January – June 2017
I started a community intellectual monthly reading group named “Rethinking Social Justice.” It was an idea that emerged near the end of my first quarter in MACS. I was getting so much theory out of my readings and class discussions and I wondered why they had to be relegated to the university. I imagined that there were other people in the community chewing on the following questions:
How do I be in the world?
How do I be in community?
How do I love people who disagree with me?
Here’s the preliminary list of topics I brainstormed:
- Reclaiming our Right to Theorize
- Performativity of Activism
- Class Shame
- What is Intersectionality
- What is Neoliberalism
- Beyond Marginalization
- Decolonizing Queerness
- Against Individualism
- Disability Justice
- Utopian Performative
When I shared my idea across social media, I was hoping one or two people would step up and offer to facilitate with me. While I received several notes of interest, nobody had the time or interest to collaborate on this project. So, I went forward with it on my own, collecting readings for the first few topics, finding a free space to meet, and sending out planning and reminder emails. Here are the readings for the inaugural meeting:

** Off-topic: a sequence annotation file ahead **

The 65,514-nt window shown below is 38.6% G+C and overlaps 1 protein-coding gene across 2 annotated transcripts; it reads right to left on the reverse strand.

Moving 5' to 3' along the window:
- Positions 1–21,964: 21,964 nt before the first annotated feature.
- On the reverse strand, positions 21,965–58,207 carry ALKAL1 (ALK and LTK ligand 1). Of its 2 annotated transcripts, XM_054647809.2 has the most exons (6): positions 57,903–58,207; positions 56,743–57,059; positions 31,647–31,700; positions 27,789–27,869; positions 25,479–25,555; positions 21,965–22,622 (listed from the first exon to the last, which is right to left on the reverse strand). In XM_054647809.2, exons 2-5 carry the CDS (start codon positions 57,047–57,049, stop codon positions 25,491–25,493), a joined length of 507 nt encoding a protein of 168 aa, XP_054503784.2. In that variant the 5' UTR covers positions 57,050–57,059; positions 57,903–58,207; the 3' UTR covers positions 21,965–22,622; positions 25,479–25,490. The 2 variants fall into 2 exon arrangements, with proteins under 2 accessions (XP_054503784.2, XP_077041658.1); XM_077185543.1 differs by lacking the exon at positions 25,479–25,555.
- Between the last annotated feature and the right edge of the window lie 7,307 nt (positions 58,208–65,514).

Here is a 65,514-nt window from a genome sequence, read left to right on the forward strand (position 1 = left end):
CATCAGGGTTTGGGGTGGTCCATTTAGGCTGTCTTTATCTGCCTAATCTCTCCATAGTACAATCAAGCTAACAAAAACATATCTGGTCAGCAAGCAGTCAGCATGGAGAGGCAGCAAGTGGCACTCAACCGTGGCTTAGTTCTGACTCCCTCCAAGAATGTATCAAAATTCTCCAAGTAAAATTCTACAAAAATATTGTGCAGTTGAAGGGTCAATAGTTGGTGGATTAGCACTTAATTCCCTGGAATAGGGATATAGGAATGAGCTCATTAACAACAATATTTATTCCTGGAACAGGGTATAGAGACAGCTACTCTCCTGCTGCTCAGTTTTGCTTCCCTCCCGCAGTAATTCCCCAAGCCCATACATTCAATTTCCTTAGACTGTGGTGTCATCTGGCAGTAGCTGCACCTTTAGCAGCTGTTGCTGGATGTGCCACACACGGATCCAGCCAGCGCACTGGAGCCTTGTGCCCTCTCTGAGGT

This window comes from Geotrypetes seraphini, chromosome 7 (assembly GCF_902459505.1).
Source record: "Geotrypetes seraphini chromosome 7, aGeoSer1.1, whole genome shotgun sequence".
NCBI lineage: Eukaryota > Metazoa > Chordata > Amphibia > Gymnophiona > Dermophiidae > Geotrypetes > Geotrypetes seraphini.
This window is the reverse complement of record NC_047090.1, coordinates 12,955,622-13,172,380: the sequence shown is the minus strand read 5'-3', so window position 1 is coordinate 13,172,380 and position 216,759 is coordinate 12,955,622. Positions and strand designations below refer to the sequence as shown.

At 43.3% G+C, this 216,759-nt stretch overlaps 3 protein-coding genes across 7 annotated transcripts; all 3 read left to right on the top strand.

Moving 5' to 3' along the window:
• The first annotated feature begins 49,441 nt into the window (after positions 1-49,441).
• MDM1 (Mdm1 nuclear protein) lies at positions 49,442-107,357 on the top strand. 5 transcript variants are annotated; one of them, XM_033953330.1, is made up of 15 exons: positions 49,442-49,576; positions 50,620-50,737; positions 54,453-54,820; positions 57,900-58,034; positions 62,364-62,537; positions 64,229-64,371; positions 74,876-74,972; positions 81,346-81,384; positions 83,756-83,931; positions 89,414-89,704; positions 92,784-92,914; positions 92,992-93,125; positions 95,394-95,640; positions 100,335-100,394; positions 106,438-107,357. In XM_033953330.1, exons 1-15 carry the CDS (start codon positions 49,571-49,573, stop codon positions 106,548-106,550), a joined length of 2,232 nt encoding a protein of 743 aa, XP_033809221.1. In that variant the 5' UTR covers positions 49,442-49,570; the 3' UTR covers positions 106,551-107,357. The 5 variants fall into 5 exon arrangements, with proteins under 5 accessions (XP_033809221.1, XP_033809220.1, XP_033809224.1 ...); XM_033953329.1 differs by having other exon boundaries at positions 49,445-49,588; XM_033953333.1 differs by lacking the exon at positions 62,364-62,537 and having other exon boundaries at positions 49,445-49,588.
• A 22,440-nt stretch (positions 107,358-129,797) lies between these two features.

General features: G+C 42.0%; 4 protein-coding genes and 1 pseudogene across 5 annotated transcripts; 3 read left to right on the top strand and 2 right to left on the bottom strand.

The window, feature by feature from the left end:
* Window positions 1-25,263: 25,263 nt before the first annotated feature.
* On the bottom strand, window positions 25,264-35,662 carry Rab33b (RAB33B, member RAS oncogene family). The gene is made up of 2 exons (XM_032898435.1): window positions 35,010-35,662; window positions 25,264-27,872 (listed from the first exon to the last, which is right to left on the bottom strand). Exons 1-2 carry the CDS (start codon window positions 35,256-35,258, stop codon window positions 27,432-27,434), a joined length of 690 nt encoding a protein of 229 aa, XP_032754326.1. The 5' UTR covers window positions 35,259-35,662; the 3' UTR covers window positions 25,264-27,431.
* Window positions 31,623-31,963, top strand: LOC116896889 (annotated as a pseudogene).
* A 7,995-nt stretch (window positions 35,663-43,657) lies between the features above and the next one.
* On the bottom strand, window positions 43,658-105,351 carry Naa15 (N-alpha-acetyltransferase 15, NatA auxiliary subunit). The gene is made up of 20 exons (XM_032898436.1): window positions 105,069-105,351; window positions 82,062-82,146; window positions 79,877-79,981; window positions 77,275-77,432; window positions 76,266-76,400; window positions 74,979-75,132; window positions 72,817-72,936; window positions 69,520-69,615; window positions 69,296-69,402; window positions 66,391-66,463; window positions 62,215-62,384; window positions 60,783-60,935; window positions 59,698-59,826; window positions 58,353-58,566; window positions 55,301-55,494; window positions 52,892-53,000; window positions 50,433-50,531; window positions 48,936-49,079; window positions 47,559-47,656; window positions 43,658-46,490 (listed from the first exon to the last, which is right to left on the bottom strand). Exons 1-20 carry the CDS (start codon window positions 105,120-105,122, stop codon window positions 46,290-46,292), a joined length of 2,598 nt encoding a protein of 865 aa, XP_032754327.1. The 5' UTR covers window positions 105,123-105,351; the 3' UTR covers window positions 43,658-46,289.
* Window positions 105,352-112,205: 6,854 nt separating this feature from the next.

- “Theory as Liberatory Practice” – bell hooks
- “Elena Ferrante and the Politics of Deference” – Fredrik deBoer
- “The Anti-Intellectualism of the Social Justice Community is Killing Us All” – Scot Nakagawa
In Schensul’s piece “Challenging Hegemonies,” Advancing Collaboration in Community-Based Participatory Action Research,” the authors argue that it is the responsibility of the social scientist/scholar to share their technical tools with community to create new openings and expand conversations with more voices. I see myself as a catalyst in this space, learning as I lead and listen to other activists in fields separate from the academy.